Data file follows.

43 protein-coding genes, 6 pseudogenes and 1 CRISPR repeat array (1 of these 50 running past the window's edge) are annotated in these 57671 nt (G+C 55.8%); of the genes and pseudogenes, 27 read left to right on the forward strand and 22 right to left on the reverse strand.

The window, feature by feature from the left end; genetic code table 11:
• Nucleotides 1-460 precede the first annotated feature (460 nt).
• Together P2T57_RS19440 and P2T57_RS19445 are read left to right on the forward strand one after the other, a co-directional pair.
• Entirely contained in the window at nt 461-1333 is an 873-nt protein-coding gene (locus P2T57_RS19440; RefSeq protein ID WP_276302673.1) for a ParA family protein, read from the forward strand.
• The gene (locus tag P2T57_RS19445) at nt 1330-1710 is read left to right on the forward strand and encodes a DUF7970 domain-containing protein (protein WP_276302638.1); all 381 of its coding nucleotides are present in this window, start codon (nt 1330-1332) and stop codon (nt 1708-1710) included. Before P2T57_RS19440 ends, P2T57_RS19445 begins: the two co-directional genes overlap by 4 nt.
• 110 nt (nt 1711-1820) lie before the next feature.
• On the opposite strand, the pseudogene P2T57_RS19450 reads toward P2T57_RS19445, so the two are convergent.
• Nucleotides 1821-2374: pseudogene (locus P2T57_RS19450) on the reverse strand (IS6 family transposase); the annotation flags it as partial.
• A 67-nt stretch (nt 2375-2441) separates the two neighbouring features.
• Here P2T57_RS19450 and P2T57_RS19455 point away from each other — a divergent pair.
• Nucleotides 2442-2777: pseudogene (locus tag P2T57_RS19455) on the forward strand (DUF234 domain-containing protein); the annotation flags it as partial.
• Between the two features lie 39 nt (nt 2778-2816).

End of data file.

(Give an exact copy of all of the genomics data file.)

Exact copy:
43 protein-coding genes, 6 pseudogenes and 1 CRISPR repeat array (1 of these 50 running past the window's edge) are annotated in these 57671 nt (G+C 55.8%); of the genes and pseudogenes, 27 read left to right on the forward strand and 22 right to left on the reverse strand.

The window, feature by feature from the left end; genetic code table 11:
• Nucleotides 1-460 precede the first annotated feature (460 nt).
• Together P2T57_RS19440 and P2T57_RS19445 are read left to right on the forward strand one after the other, a co-directional pair.
• Entirely contained in the window at nt 461-1333 is an 873-nt protein-coding gene (locus P2T57_RS19440; RefSeq protein ID WP_276302673.1) for a ParA family protein, read from the forward strand.
• The gene (locus tag P2T57_RS19445) at nt 1330-1710 is read left to right on the forward strand and encodes a DUF7970 domain-containing protein (protein WP_276302638.1); all 381 of its coding nucleotides are present in this window, start codon (nt 1330-1332) and stop codon (nt 1708-1710) included. Before P2T57_RS19440 ends, P2T57_RS19445 begins: the two co-directional genes overlap by 4 nt.
• 110 nt (nt 1711-1820) lie before the next feature.
• On the opposite strand, the pseudogene P2T57_RS19450 reads toward P2T57_RS19445, so the two are convergent.
• Nucleotides 1821-2374: pseudogene (locus P2T57_RS19450) on the reverse strand (IS6 family transposase); the annotation flags it as partial.
• A 67-nt stretch (nt 2375-2441) separates the two neighbouring features.
• Here P2T57_RS19450 and P2T57_RS19455 point away from each other — a divergent pair.
• Nucleotides 2442-2777: pseudogene (locus tag P2T57_RS19455) on the forward strand (DUF234 domain-containing protein); the annotation flags it as partial.
• Between the two features lie 39 nt (nt 2778-2816).